Dūcere CEO, Mathew Jacobson, has just returned from Sir Richard Branson’s private Necker Island, located in the scenic British Virgin Islands. This was all part of The Change Makers conference, an annual event where 25 entrepreneurs from across the world are invited to network with Richard Branson in a unique tropical setting. Mat talked to us about the experience, discussing cross-sector learning, chatting with Mr. Branson and Dūcere’s role in disrupting the educational landscape, and maybe a little bit of kite surfing along the way.
Welcome back Mat, so how did this opportunity come about?
Thanks, glad to be back. So this is a conference run each year on Necker Island, The Change Makers Entrepreneurship Conference. The organisers gather recommendations of people from all over the globe who are disrupting their chosen industry sector through innovation and I was fortunate to be contacted by this year’s organisers.
I was pretty excited about a week with Richard Branson but I was a little sceptical at first. When I looked at the itinerary it was all about sports and sailing and surfing. So I rang the organiser and said, this all sounds really fun, but I’m not going to go all that way to Necker Island just to go sailing and surfing. Are people actually talking to Richard Branson about business collaboration? And the organiser said that it’s just the ways it’s done, over a beer or over dinner or on the beach. There are no formal meeting rooms with screens and PowerPoints. That’s not the way he works.
What is the Change Marker’s Conference?
Well it’s basically 25 entrepreneurs from around the world from all from different sectors. There were a few from Australia, America, Germany and the UK – all doing some amazing things. Diversity among sectors was key, for example, while one person from the UK was working on a solar powered plane, there was another person from Germany who is developing underwater drone technology. While everyone was an entrepreneur, fuelled by their ideas, the level of variety was amazing. And it was a very unique forum, at least for me, chatting about work over breakfast, lunch or while your sailing.
Do you think that was beneficial?
I thought that was a very different way to work and it definitely has some pros and cons to it. On the negative side you didn’t get as much of a clear, formal idea of the businesses people are involved in. Usually people show you brochures and PowerPoints, but you didn’t have any of that. It was really much more conversational. But you actually built relationships with people that you’ll keep forever. And the passion of people really shows through. That was the lesson about Richard Branson – how he does business – builds relationships with people rather than looking at spreadsheets and business plans.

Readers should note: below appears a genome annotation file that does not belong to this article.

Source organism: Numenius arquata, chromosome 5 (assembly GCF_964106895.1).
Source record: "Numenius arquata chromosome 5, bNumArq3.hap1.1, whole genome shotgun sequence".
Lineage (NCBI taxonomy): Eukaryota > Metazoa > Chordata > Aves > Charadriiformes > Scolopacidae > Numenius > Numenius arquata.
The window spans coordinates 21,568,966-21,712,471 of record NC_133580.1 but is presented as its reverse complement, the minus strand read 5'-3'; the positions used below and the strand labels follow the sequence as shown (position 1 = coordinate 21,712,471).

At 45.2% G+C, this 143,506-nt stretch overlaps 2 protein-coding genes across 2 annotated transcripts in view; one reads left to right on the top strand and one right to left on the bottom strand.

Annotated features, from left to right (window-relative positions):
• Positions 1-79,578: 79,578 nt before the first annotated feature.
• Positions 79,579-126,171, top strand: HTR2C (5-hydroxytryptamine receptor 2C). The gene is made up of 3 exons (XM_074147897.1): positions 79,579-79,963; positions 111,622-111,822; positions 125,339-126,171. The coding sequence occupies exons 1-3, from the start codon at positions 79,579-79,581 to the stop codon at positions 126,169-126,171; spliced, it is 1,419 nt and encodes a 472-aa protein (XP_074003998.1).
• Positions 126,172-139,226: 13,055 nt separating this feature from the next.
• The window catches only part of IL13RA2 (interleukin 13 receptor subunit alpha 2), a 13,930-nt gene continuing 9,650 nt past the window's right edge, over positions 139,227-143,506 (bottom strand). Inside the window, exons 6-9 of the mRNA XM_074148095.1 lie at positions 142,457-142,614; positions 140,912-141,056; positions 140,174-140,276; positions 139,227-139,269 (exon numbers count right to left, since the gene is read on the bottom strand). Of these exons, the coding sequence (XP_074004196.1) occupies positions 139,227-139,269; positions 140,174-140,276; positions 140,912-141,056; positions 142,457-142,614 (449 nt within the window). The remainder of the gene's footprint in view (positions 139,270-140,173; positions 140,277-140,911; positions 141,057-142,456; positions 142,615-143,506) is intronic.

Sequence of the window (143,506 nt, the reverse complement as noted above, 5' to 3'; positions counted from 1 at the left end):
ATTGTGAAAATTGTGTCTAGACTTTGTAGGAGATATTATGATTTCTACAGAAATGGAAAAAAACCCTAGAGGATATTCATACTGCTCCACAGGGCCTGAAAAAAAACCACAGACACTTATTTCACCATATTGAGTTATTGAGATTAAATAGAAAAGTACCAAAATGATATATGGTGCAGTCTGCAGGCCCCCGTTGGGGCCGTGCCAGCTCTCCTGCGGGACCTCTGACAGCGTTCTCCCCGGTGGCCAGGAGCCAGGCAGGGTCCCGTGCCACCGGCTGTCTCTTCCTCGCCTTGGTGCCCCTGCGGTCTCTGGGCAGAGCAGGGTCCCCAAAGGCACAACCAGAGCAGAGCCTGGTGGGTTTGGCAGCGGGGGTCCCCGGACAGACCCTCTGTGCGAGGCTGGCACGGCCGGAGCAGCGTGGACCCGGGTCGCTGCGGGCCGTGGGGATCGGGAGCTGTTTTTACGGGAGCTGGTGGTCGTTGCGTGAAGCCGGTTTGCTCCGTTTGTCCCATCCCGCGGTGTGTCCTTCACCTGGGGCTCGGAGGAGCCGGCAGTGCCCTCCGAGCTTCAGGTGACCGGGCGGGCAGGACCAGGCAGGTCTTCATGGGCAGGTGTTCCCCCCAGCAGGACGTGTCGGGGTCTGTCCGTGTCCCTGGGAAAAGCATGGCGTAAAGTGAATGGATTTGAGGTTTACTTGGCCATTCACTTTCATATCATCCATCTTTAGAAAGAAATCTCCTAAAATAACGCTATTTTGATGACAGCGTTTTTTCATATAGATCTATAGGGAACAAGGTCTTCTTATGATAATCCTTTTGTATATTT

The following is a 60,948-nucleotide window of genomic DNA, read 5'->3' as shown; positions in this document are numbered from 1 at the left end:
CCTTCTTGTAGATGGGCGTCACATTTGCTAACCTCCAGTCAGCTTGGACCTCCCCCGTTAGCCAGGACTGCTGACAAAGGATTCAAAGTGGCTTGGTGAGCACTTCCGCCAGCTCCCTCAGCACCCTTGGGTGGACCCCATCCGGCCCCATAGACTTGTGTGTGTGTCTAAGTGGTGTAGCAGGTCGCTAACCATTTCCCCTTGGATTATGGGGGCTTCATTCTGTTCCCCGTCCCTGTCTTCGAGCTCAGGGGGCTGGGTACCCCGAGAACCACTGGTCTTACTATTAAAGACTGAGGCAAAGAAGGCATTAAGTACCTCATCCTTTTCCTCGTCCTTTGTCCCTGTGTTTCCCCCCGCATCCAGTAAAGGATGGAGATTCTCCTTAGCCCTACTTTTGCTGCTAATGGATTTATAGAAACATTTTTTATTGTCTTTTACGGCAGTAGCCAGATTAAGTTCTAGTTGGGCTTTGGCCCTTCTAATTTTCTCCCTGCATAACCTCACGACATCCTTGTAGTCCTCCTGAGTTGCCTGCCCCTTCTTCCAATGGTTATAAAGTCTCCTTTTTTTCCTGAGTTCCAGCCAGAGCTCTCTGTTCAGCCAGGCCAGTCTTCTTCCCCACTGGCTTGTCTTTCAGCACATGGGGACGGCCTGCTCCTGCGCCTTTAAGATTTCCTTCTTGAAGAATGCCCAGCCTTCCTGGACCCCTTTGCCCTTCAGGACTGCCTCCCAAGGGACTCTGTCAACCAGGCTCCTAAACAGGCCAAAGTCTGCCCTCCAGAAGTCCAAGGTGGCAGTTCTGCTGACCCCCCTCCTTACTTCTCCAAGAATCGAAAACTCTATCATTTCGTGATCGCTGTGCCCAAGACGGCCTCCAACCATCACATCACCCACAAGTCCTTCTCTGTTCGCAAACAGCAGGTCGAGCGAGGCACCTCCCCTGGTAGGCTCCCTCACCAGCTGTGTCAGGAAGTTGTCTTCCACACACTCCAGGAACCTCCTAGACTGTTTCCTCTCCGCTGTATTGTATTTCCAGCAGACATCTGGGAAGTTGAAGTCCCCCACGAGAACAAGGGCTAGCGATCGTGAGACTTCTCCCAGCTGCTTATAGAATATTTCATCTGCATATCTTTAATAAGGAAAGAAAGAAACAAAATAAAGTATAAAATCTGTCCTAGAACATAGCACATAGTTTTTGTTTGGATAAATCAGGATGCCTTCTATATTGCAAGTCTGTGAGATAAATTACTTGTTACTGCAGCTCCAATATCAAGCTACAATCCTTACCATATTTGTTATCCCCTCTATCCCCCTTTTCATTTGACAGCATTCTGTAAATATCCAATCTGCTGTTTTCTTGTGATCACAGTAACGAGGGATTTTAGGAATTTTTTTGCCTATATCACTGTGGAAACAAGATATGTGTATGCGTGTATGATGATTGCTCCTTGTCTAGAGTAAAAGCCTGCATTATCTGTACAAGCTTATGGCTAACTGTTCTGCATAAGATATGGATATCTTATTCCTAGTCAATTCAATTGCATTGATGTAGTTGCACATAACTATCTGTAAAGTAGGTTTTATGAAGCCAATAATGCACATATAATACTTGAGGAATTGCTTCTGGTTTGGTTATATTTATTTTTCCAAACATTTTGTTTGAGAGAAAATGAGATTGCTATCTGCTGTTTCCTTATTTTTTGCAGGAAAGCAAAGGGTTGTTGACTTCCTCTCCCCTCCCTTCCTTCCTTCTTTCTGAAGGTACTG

What did you personally talk about with Sir Richard Branson?
We talked about Dūcere and he thought what we were doing was really exciting and interesting. He understands the importance of learning from people who are actually successful. Having dropped out of school, he might have come to the conclusion that you don’t need education. But he recognised that that his path was a unique path, and that most of the time education is the foundation of a solid career. I mean you can point to school drop-outs like Zuckerberg and Branson and think that you can become a millionaire, which is true, but for every Branson, there are actually lots who don’t succeed. You are going to be more secure and better off by having education and that’s why Branson himself supports various education initiatives like his entrepreneurship programs currently in South Africa, recognising that education has a very important role in the community.
The itinerary said “dream, innovate and be inspired”. What did you take away from the experience?
It was an environment to help you think bigger. It’s important to me to be around people who are doing big, inspiring ideas. This wasn’t a group of educators; this was a group of entrepreneurs doing whatever their passion is on a large-scale. And that’s really important to me, to be around people from other sectors because it gets me thinking that maybe there’s a lesson from, say, engineering, that can be applied to the education sector. That’s one of the things you get from a high calibre group of motivated entrepreneurs.
40 years ago Virgin shook up the music industry with Virgin records, and they’ve been doing that ever since. Do you see a comparison to what Dūcere are doing with the education industry?
That’s a good point. Branson takes an industry, like airlines or music and disrupts that industry. He’s a risk taker and takes on the big entrenched corporations. We are similar in that education is going through a significant disruption. There are lots of challenges to the educational model. And we think we are a big part of that, taking formal academic qualifications and combining them with case studies of real world leaders.